Several described how family farmers faced severe pressures beginning in the 1970s from the philosophy of “get big or get out” that was most closely identified with Earl Butz, a secretary of Agriculture in the administration of President Richard M. Nixon. This prompted farmers to stage “tractorcades” in Washington, D.C. and spurred the rise of organizations such as the American Agriculture Movement (AAM).
But this threatening trend became a full-blown crisis in the early 1980s as farmers became caught in the crosswinds between a collapse in grain prices (caused in part by a grain embargo invoked against the Soviet Union by President Jimmy Carter in response to that nation’s invasion of Afghanistan) and new, fiscally oriented policies under President Ronald Reagan, Carter’s successor, that prompted a wave of farm foreclosures to get delinquent loans off the government’s books.
David Senter, a fourth generation farmer from Texas and longtime AAM president, described how it was often the youngest farmers, many of whom rented the land they farmed, who first found themselves in the “foreclosure bullseye,” but ultimately “the folks who owned land and equipment were being foreclosed on.”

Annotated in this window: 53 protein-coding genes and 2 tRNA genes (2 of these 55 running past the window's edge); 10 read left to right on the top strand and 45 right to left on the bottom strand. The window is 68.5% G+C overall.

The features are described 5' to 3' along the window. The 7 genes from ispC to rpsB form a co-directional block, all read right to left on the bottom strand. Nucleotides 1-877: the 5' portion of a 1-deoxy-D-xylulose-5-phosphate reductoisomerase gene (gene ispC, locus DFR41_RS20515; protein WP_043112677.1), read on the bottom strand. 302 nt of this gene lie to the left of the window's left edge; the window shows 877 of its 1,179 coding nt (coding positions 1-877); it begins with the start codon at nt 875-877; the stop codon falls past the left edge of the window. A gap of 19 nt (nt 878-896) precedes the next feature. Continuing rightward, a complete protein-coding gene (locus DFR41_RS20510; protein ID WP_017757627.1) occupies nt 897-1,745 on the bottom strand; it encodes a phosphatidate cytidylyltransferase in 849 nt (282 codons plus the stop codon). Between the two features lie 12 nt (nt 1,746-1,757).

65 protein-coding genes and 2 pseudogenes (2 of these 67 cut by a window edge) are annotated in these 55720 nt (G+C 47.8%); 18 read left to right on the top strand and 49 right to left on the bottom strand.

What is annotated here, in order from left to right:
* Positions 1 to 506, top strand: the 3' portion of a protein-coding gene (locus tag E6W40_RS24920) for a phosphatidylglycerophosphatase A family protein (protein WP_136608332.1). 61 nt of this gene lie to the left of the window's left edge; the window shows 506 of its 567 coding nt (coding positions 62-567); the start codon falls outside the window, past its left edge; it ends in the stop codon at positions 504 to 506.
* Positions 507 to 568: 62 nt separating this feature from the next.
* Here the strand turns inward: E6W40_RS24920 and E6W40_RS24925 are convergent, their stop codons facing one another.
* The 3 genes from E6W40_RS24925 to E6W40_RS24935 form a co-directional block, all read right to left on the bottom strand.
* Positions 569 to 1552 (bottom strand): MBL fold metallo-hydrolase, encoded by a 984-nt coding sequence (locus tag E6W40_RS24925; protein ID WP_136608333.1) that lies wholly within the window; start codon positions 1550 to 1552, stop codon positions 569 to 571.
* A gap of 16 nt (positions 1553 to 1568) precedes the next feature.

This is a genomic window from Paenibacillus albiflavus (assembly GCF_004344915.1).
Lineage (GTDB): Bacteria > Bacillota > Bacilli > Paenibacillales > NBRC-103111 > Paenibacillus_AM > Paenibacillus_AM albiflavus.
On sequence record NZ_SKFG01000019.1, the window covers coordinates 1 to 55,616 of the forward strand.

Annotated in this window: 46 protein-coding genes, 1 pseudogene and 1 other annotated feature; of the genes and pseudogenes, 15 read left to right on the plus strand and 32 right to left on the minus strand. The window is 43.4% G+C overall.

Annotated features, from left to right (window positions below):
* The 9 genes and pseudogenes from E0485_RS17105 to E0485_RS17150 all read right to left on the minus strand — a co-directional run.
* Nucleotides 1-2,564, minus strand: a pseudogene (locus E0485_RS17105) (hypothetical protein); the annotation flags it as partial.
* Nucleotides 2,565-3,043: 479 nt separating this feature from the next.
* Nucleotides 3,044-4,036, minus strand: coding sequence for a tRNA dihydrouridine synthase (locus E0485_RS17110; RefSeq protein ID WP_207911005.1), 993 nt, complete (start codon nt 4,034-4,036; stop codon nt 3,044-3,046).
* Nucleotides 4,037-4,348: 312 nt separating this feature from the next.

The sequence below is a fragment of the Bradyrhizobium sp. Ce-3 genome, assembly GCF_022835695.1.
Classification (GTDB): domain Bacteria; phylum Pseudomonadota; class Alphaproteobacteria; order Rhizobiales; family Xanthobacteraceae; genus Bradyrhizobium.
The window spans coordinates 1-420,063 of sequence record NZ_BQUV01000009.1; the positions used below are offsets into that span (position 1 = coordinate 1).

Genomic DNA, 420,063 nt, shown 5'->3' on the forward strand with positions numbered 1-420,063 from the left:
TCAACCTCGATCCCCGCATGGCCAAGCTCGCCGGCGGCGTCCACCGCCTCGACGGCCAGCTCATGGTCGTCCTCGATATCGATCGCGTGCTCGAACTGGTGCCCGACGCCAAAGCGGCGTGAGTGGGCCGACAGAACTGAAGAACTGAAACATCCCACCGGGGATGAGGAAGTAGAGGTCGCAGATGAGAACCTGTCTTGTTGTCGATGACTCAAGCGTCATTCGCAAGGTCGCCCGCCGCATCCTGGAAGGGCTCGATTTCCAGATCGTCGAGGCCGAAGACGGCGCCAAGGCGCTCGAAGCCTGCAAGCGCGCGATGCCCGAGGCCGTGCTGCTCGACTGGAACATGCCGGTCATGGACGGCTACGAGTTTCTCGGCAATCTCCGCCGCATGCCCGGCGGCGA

Senter said the first Farm Aid benefit concert, held in 1985 in Champaign, Illinois, was “like the cavalry coming over the hill, it gave us hope.” Ralph Paige of the Federation of Southern Cooperatives weighed in, stating, “Without Farm Aid, I don’t believe we’d have family farmers still today. They built the greatest advocate infrastructure. No one else had brought them together.”
Recalling a Crucial Legal Victory
The evening brought a presentation of the 1984 theatrical film Country, starring Jessica Lange and Sam Shepard, which brought the farm foreclosure crisis home to the general public. The showing was followed by a panel discussion that included Carolyn Mugar, Farm Aid’s executive director since just after that first concert 30 years ago; Senter; and Sarah Vogel, who in 1984 won the landmark federal court case that placed a permanent injunction on further federal foreclosures, a victory that is estimated to have enabled upwards of 80,000 farmers to keep their land.
Vogel was blunt in recounting how she, as a very inexperienced young lawyer, was fueled by a passion from growing up around farmers in North Dakota. “You never go wrong if you stick with the farmer. So what was with all of this foreclosure shit?”
She continued, “Just work with the farmer. That was one of the most frustrating deals. In ’84, [the Farmers Home Administration] already had a lot of farms. What are they doing with those farms? It’s costing them money, they’re going to pot. Why do you want more? Then they’d let the next guy come along and buy it for 50 percent. They would not offer that deal to the farmer who was there. Why was that? It made no sense.”